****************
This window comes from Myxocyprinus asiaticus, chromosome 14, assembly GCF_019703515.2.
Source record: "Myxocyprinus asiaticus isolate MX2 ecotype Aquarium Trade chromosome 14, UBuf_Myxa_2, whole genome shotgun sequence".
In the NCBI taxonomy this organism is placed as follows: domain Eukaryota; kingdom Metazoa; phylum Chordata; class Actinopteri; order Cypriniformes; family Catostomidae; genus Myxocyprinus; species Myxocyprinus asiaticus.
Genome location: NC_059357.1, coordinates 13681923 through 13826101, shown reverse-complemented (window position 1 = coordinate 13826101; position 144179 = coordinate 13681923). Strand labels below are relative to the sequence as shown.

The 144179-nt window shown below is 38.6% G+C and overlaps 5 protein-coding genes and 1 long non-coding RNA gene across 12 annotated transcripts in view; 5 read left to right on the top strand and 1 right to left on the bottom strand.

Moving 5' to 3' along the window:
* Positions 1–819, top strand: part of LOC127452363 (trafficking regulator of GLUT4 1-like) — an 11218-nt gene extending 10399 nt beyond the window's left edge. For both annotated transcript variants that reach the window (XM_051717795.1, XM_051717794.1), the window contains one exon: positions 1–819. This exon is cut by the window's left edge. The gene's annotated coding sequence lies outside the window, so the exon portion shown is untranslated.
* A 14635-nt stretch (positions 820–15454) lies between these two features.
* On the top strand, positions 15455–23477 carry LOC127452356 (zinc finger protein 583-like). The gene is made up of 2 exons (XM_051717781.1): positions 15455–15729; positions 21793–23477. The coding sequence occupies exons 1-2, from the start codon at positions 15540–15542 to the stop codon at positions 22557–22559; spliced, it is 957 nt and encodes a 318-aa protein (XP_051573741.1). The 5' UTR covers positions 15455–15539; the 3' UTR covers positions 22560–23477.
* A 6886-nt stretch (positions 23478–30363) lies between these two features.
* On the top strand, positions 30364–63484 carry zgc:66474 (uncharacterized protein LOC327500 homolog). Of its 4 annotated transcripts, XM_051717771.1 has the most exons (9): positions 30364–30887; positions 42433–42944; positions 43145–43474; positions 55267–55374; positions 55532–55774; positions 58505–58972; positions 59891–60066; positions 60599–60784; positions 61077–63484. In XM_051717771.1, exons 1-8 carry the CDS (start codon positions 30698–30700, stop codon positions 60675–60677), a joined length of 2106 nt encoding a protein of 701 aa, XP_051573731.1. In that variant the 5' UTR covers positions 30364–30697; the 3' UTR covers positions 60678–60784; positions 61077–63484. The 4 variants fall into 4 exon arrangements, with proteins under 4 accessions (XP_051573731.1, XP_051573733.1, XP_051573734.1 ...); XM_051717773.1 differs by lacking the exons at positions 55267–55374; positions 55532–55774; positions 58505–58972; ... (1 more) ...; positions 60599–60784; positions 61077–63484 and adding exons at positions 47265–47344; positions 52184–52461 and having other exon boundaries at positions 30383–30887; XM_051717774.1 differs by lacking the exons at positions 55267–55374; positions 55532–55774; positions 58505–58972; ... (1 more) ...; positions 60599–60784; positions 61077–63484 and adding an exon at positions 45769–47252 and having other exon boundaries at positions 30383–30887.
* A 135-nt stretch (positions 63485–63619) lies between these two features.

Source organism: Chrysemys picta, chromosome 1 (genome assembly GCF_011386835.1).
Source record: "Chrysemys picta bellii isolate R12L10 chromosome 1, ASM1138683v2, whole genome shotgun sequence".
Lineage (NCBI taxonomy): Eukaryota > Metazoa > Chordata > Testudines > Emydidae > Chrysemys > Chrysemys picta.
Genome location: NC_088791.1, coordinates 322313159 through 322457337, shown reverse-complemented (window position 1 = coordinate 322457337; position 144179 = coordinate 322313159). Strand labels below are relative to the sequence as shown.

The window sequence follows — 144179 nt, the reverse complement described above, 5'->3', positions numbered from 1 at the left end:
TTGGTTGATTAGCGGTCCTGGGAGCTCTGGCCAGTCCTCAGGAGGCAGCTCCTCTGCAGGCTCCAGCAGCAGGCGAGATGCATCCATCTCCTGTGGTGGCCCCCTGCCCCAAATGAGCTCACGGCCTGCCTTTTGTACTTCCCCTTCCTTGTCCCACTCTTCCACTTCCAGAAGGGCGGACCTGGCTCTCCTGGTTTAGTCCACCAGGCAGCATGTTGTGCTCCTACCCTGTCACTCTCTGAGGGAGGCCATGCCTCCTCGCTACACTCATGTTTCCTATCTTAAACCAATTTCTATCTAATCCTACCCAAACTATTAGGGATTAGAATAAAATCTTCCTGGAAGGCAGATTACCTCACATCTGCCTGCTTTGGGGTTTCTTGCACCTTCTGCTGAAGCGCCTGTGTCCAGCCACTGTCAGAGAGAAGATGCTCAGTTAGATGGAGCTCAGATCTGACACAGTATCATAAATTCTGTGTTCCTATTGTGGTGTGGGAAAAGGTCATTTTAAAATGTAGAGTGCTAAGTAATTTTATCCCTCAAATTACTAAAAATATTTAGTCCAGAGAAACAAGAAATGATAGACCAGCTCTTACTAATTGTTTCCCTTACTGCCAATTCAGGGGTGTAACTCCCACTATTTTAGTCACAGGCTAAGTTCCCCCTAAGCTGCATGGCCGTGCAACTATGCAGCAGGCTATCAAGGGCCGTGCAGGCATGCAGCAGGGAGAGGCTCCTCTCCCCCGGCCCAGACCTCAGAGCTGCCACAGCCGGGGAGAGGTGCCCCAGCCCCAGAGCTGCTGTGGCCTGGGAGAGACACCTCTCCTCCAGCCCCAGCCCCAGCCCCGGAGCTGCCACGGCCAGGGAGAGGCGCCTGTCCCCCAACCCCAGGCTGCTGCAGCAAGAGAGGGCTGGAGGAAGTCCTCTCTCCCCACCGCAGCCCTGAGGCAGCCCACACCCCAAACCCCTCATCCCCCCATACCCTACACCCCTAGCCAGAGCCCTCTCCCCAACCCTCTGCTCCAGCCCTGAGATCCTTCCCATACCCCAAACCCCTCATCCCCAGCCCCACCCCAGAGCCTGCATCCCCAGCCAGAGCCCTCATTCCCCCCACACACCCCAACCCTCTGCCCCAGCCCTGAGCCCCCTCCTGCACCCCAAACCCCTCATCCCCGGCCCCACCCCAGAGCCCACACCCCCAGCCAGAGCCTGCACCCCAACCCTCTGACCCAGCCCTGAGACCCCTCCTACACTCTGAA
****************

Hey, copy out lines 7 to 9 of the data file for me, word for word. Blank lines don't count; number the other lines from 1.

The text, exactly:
* Positions 1–819, top strand: part of LOC127452363 (trafficking regulator of GLUT4 1-like) — an 11218-nt gene extending 10399 nt beyond the window's left edge. For both annotated transcript variants that reach the window (XM_051717795.1, XM_051717794.1), the window contains one exon: positions 1–819. This exon is cut by the window's left edge. The gene's annotated coding sequence lies outside the window, so the exon portion shown is untranslated.
* A 14635-nt stretch (positions 820–15454) lies between these two features.
* On the top strand, positions 15455–23477 carry LOC127452356 (zinc finger protein 583-like). The gene is made up of 2 exons (XM_051717781.1): positions 15455–15729; positions 21793–23477. The coding sequence occupies exons 1-2, from the start codon at positions 15540–15542 to the stop codon at positions 22557–22559; spliced, it is 957 nt and encodes a 318-aa protein (XP_051573741.1). The 5' UTR covers positions 15455–15539; the 3' UTR covers positions 22560–23477.